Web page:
How Russia's Iran talks gambit throws nuclear deal into confusion

Analysts say Russian diplomats are seeking leverage in response to sanctions over Ukraine

Iran nuclear talks are taking place at the Palais Coburg in Vienna, Austria. Tim Stickings/The National
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Russia is keeping the Iran nuclear talks in suspense to make a point to its rivals in a ploy that also complicates Tehran’s negotiating position, analysts said as a deal between world powers remained tantalisingly out of reach in Vienna.

Western optimism that a deal was imminent has been replaced by near-silence from European negotiators and a warning from France that “the window of opportunity is closing”, amid frustration that Russia’s last-minute demand to discuss the sanctions on its own elite is prolonging the talks.

The late complication also appeared to take Iran by surprise, with senior officials putting out mixed signals on Thursday as they try to get sanctions lifted without antagonising a regime with similar interests in Moscow.

Behind the police patrols and luxury cars at Vienna’s Palais Coburg, the drawn-out diplomacy resumed on Thursday with negotiators yet to receive a final text that they could take back to their political leaders for approval.

While western officials hoped that the discussions were largely over, the Russian delegation is seeking assurances that sanctions over the war in Ukraine will not affect its bilateral ties with Iran, in what Moscow’s delegate Mikhail Ulyanov acknowledged was a late twist to the 11-month talks.

But analysts who spoke to The National played down the significance of the Russia-Iran trading relationship and said Moscow’s real interest appeared to be in retaliating against western sanctions.

“It’s mostly about Russia versus the West, and getting some leverage,” said Dr Hamidreza Azizi, an expert on Iranian foreign policy at the German Institute for International and Security Affairs.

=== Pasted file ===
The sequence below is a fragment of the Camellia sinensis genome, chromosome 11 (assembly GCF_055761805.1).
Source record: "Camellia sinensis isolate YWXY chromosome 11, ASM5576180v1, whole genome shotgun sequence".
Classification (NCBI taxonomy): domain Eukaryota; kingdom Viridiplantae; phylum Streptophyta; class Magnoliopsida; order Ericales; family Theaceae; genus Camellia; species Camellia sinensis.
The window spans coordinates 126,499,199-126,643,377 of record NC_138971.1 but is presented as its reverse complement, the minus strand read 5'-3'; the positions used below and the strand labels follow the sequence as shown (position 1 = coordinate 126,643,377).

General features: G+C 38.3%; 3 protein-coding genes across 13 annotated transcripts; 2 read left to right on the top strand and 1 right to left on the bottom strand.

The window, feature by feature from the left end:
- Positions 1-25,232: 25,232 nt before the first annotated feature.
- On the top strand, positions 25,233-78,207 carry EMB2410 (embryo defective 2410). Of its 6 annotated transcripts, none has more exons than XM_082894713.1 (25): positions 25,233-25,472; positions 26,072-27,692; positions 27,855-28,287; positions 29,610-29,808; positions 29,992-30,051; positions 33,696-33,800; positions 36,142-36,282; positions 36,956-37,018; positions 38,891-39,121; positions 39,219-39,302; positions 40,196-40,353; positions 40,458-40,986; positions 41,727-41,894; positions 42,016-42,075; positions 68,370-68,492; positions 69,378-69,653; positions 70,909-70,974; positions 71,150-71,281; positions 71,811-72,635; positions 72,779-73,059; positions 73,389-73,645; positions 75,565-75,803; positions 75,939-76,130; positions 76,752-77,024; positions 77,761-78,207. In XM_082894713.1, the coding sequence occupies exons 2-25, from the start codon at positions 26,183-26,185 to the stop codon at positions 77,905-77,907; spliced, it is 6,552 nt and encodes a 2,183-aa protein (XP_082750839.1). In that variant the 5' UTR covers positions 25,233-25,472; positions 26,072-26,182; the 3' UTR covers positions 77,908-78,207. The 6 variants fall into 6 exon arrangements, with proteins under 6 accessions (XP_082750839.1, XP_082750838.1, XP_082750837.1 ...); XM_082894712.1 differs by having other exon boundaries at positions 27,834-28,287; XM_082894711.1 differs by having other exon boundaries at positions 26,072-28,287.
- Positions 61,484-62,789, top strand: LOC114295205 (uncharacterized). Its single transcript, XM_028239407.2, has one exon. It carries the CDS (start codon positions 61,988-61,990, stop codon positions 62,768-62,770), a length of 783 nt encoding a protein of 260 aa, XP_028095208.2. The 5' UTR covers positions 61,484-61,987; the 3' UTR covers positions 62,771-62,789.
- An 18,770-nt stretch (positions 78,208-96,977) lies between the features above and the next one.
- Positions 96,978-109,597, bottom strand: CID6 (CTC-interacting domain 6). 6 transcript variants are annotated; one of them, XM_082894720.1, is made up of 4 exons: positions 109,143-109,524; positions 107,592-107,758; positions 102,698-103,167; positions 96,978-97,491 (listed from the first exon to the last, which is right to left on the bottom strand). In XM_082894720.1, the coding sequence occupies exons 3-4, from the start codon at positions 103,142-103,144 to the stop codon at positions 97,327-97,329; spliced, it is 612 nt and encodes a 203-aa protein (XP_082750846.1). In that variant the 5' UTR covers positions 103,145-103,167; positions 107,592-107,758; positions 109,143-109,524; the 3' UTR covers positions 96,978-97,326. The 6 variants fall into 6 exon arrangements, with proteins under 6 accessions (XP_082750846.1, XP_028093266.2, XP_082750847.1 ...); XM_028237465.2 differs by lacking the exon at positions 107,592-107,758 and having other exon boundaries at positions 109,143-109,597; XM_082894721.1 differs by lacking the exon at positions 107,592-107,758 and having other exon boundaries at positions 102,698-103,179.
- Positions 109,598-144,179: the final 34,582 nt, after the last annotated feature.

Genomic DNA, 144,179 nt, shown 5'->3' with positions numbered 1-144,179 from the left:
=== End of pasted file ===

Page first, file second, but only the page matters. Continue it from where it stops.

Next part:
Russia’s invasion of Ukraine came just as diplomats appeared to be bringing a revival of the 2015 nuclear deal, the Joint Comprehensive Plan of Action, within sight in the closed-door negotiations.

A restoration of the deal would mean that sanctions on Iran are lifted in return for its compliance with limits on its nuclear activities, which are designed to stop it developing an atom bomb but which it has openly flouted since 2018.

'New circumstances'

Russia was one of the original parties to the deal along with Britain, France, Germany, China and the US, and Mr Ulyanov had long been notable for his optimism that the pact would be revived.

But he used his latest appearance outside the five-star Vienna negotiating venue to say that Russia had “the right to protect our interests” in view of the “new circumstances” brought about by western sanctions.

Those include an oil and gas embargo intended to hit Russia’s exports at a time when Iran could start selling fuel again if sanctions on Tehran are lifted.

However, this competition should not be a major concern to Moscow because Iran’s estimated reserve of 100 million barrels of oil would be a one-time sell-off that would not be a substitute for Russia’s long-term supplies, said Dr David Jalilvand, managing director of the consultancy Orient Matters in Berlin.